By Laurale Stern

Obedience competition is one of the earliest Companion events offered by the American Kennel Club (AKC). The first obedience ‘test’ was devised by Helen Whitehouse Walker in Mt. Cisco, NY, in 1933. The first AKC licensed trial was held in 1936. In that year, 200 dogs were entered in 18 trials. The first Border Terrier to earn an AKC obedience title was Mrs. Anthony Cerasale’s Philabeg Duchess, who earned a CD in 1953. The first CDX was awarded in 1965 to CH Cinjola Toluidine Daisy, owned by Francis and Maxine Hoyne. The first UD was awarded in 1972 to CH Chief of Lothian, who also earned a TD (Tracking Dog title), becoming the first BT to be awarded a UDT. He was owned by Nancy Hughes. The first OTCH was awarded in 1978 to Pete, owned by Floyd Timmons.

As quoted from the AKC Obedience Regulations, “The basic objective of obedience trials is to recognize dogs that have been trained to behave in the home, in public places, and in the presence of other dogs in a manner that will reflect credit on the sport of obedience at all times and under all conditions.” The AKC obedience judge carries a mental picture of the perfect performance for each exercise and judges each team against this standard. Not only must the dog and handler comply with the regulations, but the dog must display the utmost of willingness, enjoyment and precision combined with naturalness, gentleness and smoothness on the part of the handler. (CH. 2: Section 2. AKC Obedience Regulations.)

There are three basic levels of competition; Novice, Open and Utility, with each requiring a specific set of skills, and difficulty increasing at each level.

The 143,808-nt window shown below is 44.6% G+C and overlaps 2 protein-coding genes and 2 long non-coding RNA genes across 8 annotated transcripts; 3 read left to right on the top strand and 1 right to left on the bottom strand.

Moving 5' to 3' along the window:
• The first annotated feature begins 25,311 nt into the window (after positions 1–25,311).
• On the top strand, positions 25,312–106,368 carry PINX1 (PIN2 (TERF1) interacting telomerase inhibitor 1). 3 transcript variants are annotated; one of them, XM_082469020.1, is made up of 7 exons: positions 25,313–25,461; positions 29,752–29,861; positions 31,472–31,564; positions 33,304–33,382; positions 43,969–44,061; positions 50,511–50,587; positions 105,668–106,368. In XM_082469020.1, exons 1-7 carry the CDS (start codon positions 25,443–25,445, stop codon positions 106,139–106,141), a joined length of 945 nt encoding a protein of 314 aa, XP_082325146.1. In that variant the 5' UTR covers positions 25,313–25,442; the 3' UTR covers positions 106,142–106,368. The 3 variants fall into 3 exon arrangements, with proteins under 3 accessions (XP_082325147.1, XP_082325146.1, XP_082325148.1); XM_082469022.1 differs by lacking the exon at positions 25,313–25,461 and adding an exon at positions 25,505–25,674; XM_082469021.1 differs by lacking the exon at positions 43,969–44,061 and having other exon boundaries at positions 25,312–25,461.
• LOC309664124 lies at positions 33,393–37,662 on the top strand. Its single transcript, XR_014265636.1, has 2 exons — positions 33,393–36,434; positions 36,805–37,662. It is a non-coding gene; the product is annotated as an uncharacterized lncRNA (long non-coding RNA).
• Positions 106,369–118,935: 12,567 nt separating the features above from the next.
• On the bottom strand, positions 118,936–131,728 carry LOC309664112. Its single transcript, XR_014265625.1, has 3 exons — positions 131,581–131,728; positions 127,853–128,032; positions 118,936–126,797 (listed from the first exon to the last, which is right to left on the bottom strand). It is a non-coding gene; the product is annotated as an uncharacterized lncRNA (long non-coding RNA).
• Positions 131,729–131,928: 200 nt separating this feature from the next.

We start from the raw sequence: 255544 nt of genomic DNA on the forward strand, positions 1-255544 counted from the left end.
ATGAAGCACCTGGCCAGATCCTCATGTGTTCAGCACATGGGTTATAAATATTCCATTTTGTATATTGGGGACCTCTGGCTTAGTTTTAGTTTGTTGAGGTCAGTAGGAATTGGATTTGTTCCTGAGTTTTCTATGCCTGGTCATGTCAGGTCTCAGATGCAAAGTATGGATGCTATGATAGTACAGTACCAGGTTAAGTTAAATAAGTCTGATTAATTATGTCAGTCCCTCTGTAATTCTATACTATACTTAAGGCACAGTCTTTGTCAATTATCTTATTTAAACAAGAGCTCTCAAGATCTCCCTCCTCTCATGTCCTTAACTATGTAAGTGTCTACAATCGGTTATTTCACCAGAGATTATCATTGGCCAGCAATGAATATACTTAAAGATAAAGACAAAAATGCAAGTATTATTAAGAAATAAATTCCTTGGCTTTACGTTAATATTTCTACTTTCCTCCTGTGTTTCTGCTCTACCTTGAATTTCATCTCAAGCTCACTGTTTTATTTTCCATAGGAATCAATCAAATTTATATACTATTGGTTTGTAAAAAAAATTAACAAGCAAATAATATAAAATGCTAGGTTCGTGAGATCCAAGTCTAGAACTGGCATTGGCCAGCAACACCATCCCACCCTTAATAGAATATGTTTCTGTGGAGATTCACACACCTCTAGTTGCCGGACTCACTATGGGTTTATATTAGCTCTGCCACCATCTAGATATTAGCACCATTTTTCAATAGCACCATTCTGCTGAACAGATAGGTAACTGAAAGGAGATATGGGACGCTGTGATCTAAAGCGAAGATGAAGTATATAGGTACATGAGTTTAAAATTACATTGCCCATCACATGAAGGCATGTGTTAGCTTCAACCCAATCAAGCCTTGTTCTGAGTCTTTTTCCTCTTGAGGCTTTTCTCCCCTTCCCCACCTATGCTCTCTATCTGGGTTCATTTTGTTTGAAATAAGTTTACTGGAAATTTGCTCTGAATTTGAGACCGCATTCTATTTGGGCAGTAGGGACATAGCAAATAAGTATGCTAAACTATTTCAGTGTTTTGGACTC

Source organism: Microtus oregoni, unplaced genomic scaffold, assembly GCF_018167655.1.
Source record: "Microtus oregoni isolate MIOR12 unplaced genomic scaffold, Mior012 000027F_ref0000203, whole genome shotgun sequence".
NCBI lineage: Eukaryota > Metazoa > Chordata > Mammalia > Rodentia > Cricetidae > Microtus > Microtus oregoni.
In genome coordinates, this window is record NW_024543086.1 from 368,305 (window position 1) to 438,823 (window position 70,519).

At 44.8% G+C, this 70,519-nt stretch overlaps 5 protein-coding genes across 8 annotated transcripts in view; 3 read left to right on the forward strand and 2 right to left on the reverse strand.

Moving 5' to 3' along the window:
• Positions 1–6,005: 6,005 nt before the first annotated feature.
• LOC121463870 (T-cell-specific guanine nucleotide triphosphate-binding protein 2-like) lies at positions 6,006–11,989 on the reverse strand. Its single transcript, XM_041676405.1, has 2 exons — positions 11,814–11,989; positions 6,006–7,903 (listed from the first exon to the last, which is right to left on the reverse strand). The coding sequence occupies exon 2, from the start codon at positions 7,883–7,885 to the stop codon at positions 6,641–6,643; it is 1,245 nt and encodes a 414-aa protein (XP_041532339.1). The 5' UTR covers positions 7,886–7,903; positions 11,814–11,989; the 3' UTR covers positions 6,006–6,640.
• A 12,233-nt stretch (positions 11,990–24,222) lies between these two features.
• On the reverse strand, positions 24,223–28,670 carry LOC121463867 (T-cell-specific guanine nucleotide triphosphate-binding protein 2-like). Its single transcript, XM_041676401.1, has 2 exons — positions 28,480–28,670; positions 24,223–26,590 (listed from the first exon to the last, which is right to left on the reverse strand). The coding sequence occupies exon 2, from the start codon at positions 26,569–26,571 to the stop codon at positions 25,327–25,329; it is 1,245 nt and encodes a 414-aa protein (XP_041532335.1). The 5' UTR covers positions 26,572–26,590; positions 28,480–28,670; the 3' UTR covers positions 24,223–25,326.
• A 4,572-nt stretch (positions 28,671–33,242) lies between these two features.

The Novice level includes skills like heeling on and off leash, coming when called, standing while the judge pets your dog, and staying next to a group of other dogs while on a long sit and down. The title earned is Companion Dog or CD.

The Open level is all off leash, and adds retrieves (both on the straight and over a jump), a recall with a drop (down) in the middle of the exercise, a broad jump, and another long sit and down, this time with the handlers out of sight. The title earned is Companion Dog Excellent or CDX.

The Utility level adds scent discrimination; handler-directed glove retrieves and directed jumping, in addition to heeling with hand signals only. The title earned is Utility Dog, or UD.

To earn a title, the dog and handler must receive a minimum of 170 out of 200 points, including at least half of the points for each exercise, in three trials under three different judges. (In 2011, only two different judges will be required.)

Beyond the UD title, there is a UDX (Utility Dog Excellent), OTCH (Obedience Trial Champion), and even a NOC (National Obedience Champion, awarded to only one dog a year). The UDX title beyond requires that the dog qualify in both Open B and Utility B at ten separate trials under at least three judges. The OTCH, which also requires that the dog qualify in both Open B and Utility B at the same trial, is based on a points system. Points are awarded for the first four placements depending upon the number of dogs entered in those classes. The dog must earn 100 total points, with some coming from each level (Open and Utility) and must include three 1st places, with one from each level a necessity. These placements must also come from three different judges.

There is a variety of non-regular non-titling classes, as well as some new optional classes, for which titles are awarded.

However, obedience training is so much more than earning titles. Working together to teach your Border Terrier to pay attention, walk attentively at your side, retrieve a dumbbell or glove ( without killing it!), and staying or coming as commanded, all help you to develop a relationship with your dog that is far beyond any relationship with a dog that you may have previously had. The control taught while obedience training your Border Terrier provides the groundwork for all other activities, such as agility, earth dog, tracking, hunting, therapy and police dog work.

So, go out and enroll in a puppy or beginner obedience class with your BT and catch the bug!!